Title: The Lilac House
Author: Anita Nair
Release Date: April 24, 2012
Publisher: St. Martin’s Griffin
Genre: Literary Fiction, Cultural Fiction (South Asian)
Source: LibraryThing Early Reviewers
Rating: 4 out of 5
Meena enjoys being a corporate wife, so much that she wrote a bestselling book about it. But when her beloved husband, Giri, leaves her unexpectedly, Meena doesn’t know what to do or how to support her children, mother, and grandmother, all of whom live together in a lilac house in Bangalore, India. At the party where Giri leaves her, Meena meets Professor J.A. Krishnamurthy, also known as Jak, who has problems of his own. His beloved daughter, Smriti, was grievously injured in an accident, but Jak wants to learn the truth about what really happened to her.
The Lilac House features two very different, but strong characters: Meena and Jak. Meena is proud of her status as a corporate wife and bestselling cookbook writer, but things aren’t as rosy as they appear under the surface. After Giri leaves, Meena is desperate to write another book, but her publisher has lost faith in her. She must draw on all her mental and emotional resources as she tries to provide for her family. Though Meena starts out the book primarily defined as a wife, she quickly breaks out of that mold, becoming an independent and capable woman in her own right.
Jak’s situation is a bit more complicated than Meena’s in The Lilac House. He is a bereft father; his wife has left him and taken their other daughter, so Smriti is all Jak has left. He is consumed by her tragic fate. The only thing that will bring him peace is to learn what happened to Smriti, yet the more he is informed about his daughter’s actions, the more disillusioned he becomes. Meena serves to ground Jak, to remind him why life is worth living, even when things appear bleak.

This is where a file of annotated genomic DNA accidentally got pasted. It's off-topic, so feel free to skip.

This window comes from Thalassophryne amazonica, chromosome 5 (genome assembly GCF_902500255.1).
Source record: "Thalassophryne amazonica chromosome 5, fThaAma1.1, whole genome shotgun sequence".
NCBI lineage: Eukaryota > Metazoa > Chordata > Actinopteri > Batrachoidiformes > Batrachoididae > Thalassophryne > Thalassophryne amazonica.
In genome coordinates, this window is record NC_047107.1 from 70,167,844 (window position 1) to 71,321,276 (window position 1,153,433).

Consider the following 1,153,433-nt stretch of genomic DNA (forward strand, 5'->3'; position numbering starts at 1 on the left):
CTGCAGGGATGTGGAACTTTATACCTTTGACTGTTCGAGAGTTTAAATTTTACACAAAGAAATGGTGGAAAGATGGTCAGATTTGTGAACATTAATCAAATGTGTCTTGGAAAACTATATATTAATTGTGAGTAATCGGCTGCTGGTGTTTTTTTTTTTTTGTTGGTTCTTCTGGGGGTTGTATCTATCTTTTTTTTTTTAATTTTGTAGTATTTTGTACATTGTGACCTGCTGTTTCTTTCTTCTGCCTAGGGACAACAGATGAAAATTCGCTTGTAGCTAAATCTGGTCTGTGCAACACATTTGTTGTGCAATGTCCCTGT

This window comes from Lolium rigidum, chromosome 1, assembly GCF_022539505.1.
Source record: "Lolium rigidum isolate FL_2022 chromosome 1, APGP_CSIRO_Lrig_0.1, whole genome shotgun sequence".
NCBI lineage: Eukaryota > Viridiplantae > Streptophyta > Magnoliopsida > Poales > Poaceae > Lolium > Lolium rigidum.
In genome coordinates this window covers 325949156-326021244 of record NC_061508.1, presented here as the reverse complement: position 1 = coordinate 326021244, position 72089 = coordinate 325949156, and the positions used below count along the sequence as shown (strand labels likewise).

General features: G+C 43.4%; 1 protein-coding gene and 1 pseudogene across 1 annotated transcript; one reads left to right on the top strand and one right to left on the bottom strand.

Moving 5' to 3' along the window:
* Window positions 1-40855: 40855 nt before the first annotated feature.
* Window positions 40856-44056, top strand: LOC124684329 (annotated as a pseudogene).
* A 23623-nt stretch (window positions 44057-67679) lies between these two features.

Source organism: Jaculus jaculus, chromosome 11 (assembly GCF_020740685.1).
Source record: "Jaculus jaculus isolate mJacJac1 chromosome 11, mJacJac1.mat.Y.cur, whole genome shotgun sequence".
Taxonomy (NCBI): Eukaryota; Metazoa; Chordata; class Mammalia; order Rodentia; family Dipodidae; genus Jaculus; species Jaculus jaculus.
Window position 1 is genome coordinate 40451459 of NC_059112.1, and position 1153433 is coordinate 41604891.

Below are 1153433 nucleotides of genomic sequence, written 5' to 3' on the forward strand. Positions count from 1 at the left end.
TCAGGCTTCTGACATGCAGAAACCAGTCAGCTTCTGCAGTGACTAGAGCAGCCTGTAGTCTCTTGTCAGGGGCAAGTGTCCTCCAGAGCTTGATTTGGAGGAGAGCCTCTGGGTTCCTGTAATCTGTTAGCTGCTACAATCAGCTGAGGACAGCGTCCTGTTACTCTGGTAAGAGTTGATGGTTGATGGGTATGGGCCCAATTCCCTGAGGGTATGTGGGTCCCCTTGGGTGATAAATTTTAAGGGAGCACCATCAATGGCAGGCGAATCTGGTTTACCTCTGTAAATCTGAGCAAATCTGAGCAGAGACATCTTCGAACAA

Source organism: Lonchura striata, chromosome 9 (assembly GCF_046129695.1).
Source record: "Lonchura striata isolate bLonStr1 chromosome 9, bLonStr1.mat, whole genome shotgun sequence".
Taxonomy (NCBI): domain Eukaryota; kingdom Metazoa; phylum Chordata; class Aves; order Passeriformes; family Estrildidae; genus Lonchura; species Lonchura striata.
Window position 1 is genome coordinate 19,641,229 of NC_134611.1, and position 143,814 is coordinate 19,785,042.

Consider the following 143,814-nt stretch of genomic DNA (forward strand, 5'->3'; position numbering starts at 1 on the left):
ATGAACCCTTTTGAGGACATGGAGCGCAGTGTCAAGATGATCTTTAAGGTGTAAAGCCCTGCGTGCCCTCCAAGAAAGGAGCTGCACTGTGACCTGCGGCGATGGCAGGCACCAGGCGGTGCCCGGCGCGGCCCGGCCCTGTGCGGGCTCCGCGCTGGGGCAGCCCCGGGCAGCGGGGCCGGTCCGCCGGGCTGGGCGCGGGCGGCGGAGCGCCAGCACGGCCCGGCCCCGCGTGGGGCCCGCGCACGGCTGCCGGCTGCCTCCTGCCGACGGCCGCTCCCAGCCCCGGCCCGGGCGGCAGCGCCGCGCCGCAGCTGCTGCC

Jak is an expert on cyclones, and it’s this profession that frames the narrative. Just as storms have their stages and cycles, so does the book. It makes for an interesting structure, as readers have a preview of the tone of what is to happen through Jak’s writings.
Though the storyline and title of The Lilac House may make it seem like a light, easy read, it’s definitely not that. The writing is very literary and the book moves at a slow pace. Nair has beautiful prose, to be sure, but those looking for a quick, satisfying read won’t find it within these pages. Indeed, Nair chooses to avoid tidy endings, preferring the complication and messiness of real life. She also tackles many issues that make the book very relevant.
If you’re interested in contemporary novels that include issues that face modern India, yet are, at their core, about the lives people lead, The Lilac House is a great pick. It’s not the easiest read, but it’s well worth is as Nair brings India alive for the reader and illuminates her setting through her descriptive prose. The characters are vibrant and well-written, and though the book could have easily become dry, Nair ensures that it’s full of the wonder and richness that readers of literary fiction truly enjoy.